Central chemoreceptors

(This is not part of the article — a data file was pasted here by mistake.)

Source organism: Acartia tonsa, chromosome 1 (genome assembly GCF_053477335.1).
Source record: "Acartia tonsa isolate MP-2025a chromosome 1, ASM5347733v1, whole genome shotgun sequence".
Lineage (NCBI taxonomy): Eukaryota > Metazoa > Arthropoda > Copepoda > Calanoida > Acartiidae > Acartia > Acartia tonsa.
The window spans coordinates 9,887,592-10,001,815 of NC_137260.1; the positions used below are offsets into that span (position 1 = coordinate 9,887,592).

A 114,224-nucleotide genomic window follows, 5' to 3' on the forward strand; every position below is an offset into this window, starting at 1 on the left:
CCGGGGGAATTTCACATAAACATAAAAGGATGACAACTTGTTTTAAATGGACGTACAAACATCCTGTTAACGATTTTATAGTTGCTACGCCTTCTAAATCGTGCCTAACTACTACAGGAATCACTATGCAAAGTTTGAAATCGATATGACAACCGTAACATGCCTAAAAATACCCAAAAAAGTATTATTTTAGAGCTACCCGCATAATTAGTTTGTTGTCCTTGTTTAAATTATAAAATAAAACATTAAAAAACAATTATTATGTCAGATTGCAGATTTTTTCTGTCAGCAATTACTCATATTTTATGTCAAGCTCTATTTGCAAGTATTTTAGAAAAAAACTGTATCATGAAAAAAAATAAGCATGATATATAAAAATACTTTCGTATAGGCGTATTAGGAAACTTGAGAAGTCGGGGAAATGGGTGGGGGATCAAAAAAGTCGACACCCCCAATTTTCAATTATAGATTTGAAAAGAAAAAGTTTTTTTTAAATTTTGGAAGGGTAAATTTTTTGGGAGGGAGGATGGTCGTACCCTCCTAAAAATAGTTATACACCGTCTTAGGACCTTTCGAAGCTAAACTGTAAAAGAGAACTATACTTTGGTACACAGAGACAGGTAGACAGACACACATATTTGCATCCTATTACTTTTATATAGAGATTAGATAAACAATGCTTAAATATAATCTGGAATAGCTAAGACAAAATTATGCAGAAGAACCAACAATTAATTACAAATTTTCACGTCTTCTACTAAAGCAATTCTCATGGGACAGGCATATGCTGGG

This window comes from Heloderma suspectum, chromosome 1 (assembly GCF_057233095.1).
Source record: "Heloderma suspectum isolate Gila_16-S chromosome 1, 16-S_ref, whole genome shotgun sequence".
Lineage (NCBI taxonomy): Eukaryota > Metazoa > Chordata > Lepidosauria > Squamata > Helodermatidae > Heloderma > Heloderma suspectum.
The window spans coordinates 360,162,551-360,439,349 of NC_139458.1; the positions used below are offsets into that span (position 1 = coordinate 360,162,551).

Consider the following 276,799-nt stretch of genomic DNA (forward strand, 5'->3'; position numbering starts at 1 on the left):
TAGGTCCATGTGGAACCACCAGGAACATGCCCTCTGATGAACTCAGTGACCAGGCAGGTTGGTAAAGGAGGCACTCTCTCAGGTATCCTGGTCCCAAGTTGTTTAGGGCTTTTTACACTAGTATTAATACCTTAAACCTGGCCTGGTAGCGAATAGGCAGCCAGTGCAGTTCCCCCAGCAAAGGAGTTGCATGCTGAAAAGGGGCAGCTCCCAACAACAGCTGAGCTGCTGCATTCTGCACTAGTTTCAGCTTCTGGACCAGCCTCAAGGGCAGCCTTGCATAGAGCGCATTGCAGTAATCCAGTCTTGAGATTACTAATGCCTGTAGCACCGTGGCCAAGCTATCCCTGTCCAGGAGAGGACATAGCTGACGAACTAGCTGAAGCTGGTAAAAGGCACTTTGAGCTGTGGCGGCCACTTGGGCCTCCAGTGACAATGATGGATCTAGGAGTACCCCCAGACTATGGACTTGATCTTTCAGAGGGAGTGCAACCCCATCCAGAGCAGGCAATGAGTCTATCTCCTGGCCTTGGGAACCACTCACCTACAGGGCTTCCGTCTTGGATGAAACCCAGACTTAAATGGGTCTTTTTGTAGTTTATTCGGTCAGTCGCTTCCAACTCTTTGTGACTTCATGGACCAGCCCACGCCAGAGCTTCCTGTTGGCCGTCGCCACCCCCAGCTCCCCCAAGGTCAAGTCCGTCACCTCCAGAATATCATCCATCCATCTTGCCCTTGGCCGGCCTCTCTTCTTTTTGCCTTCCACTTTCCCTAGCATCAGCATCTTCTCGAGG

Central chemoreceptors (through the cerebrospinal fluid and cerebral blood vessels) play a major role in the regulation of breathing through the CO 2 pressure (PCO2) and/or pH. An increase in PaCO2 immediately stimulates ventilation. However, if an abnormal level of PCO2 is maintained over several days, the pH of the cerebrospinal fluid returns to normal (compensatory bicarbonate shift). Thus changes in arterial CO 2 have a very potent acute effect on respiratory control, but only weak chronic effects after adaptation. Compensatory changes in cerebrospinal fluid bicarbonate and restoration of cerebrospinal fluid pH are important in chronic respiratory or metabolic acid-base imbalances (e.g. in patients with chronic obstructive pulmonary disease (COPD)).

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